EJC In Action
EJC President Moshe Kantor Co-Chairman of ECTR
European Parliament President Martin Schulz
Former President of Serbia Boris Tadic
Croatian President Ivo Josipovic
From left to right : Croatian President Ivo Josipovic, EJC President Moshe Kantor Co-Chairman of ECTR, Former President of Serbia Boris Tadic, former President of Poland Aleksander Kwaśniewski Chairman of ECTR
Igor Ivanov, former Prime Minister of Russia, Pat Cox former President of the European Parliament
Balkan heads of state who have been at the forefront of reconciliation efforts in the aftermath of the civil war in the region were awarded the prestigious European Medal of Tolerance at a ceremony in the European Parliament.
Croatian President Ivo Josipovic and former Serbian president Boris Tadic were presented with the medal by EJC President Moshe Kantor in his role as Co-Chairman of the the European Council for Tolerance and Reconciliation (ECTR) on Tuesday, October 16.
Croatian President Ivo Josipovic has occupied office since 2010, having previously presided over the democratisation of the former Communist party, to become the Social Democratic Party, over which he currently presides.
In April 2010, Josipovic met with the Bosnian Croat Catholic archbishop cardinal Vinko Puljic and the head of the Islamic Community reis Mustafa Ceric and the three made a joint visit at the sites of Ahmic massacre and Krizancevo selo killings and paid respect to the victims.
Former Serbian President Boris Tadic served almost two terms as president, ending in his resignation in April 2012. He has been a staunch supporter of Serbia’s accession talks to the EU. In 2004, he made an official apology on a trip to Bosnia-Herzigovina to all those who suffered as a result of crimes committed in the name of the Serbian people. He has since further spoken out against the breakup of Bosnia-Herzegovina, instead defending its territorial integrity.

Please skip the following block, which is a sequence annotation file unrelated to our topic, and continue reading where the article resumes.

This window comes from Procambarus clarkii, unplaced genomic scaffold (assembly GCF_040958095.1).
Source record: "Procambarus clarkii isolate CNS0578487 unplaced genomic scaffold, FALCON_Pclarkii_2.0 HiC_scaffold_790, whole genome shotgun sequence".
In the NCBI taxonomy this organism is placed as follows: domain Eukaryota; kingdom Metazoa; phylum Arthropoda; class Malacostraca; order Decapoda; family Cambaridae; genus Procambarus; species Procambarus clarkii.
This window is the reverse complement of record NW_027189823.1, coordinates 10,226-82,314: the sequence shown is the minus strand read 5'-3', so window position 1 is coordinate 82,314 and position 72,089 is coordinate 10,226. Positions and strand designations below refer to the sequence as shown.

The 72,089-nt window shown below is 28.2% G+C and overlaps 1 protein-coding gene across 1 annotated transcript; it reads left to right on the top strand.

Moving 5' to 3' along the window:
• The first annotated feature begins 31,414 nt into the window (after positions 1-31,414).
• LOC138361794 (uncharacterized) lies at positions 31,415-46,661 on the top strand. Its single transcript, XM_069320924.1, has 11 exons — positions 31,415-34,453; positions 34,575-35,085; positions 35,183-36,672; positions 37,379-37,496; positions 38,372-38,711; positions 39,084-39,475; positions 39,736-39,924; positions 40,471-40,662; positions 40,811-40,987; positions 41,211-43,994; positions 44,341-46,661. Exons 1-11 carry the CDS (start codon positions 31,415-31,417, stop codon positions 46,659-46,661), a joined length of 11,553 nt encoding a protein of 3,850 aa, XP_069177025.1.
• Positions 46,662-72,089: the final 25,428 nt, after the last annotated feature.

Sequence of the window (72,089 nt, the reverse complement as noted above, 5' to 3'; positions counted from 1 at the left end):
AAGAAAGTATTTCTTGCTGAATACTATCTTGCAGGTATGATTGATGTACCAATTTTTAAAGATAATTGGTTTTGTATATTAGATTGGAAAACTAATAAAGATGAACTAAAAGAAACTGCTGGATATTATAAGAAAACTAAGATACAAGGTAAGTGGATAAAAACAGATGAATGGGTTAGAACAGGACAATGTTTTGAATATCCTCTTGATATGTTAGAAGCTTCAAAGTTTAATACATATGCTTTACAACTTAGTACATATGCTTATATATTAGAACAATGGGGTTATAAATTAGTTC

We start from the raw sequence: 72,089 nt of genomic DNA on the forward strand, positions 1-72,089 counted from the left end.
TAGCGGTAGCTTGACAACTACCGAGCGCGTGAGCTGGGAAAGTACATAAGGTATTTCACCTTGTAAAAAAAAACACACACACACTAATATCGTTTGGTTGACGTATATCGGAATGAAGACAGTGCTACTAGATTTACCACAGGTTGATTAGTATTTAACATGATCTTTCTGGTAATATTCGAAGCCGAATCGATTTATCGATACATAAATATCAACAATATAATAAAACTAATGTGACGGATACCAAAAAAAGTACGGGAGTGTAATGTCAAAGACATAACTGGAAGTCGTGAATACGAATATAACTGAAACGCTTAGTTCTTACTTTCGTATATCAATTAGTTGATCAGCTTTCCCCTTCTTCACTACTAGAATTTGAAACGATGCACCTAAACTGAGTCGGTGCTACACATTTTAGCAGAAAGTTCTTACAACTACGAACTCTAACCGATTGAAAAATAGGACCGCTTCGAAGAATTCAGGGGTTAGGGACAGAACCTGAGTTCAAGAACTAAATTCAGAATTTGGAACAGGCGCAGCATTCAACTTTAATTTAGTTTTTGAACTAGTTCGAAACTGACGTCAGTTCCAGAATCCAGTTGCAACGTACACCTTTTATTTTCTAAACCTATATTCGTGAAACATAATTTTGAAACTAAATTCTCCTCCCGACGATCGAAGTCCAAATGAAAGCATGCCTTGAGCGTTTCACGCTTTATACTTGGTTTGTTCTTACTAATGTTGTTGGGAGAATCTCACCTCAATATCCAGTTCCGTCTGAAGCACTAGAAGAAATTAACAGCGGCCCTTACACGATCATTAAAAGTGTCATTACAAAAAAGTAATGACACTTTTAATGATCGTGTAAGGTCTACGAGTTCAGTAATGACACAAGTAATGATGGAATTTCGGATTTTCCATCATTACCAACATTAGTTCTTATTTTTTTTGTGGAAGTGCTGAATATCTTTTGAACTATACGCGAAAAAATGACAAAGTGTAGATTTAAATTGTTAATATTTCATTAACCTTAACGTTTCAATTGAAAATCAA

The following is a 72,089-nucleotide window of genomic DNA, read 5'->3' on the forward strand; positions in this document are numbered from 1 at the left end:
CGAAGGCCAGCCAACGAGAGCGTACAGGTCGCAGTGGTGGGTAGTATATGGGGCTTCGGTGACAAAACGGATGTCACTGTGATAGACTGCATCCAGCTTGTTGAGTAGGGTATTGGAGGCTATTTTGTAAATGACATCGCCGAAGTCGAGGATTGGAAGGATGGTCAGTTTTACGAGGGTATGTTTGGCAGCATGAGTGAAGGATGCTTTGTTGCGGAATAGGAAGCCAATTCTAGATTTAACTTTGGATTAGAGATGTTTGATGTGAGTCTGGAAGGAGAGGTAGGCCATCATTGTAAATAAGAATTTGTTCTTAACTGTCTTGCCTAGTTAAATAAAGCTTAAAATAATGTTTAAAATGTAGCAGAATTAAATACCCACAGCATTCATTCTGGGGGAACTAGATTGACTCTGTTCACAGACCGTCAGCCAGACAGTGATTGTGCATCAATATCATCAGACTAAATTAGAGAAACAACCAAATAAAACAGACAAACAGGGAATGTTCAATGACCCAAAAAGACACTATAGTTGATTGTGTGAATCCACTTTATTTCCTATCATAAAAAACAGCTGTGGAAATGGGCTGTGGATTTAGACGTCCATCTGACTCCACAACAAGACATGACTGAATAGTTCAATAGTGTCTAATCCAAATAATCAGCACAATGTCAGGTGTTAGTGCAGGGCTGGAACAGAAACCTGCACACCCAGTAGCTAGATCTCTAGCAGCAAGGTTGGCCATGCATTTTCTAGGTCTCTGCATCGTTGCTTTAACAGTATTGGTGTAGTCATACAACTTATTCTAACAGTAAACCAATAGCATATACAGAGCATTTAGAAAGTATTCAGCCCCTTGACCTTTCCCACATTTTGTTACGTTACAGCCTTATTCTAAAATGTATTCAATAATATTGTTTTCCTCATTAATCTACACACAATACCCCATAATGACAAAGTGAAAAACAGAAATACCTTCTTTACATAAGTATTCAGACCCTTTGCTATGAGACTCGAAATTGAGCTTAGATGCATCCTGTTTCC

The gathering was addressed by EU President Martin Schulz who said that both award recipients had faced great challenges in putting the past behind them in order “to focus on progress and on the future”.
“We need to unite our efforts to fight any manifestation of extreme nationalism, discrimination, xenophobia, anti-Semitism and racism throughout Europe,” Schulz said. “Still today, in parts of Europe, we see the demons of the past raise their ugly heads. This is warning to all of us. As Edmund Burke said ‘All that's necessary for the forces of evil to win in the world is for enough good men to do nothing.’"
Praising both recipients for their efforts in “opening the way to building trust between Balkan nations”, former President of Poland and ECTR co-Chairman Aleksander Kwasniewski said that “reconciliation is a long, difficult and important process that will never be finished”, congratulating the EU on its recent Nobel Prize award, and highlighting the founding principle of the EU as centring on reconciliation.
“The EU vision and dream is at a crossroads,” cautioned Kantor. Whist praising the unity between eastern and western Europe in the wake of the lifting of the Iron Curtain, he warned of the inevitable rise of influence of far-right nationalist parties amid a climate of financial crisis in Europe and beyond.
Talking of the need for “rules, proposals, laws” to make tolerance mandatory across the EU, he introduced ECTR’s proposals for a general law of tolerance.
Leaders of European Jewish communities gathered in Brussels on Thursday to strongly condemn the attack on basic religious rights of the Jewish community in Poland, following the failure of the government initiative to formally legalise Jewish religious slaughter for meat, or Shechita, in line with EU directives....
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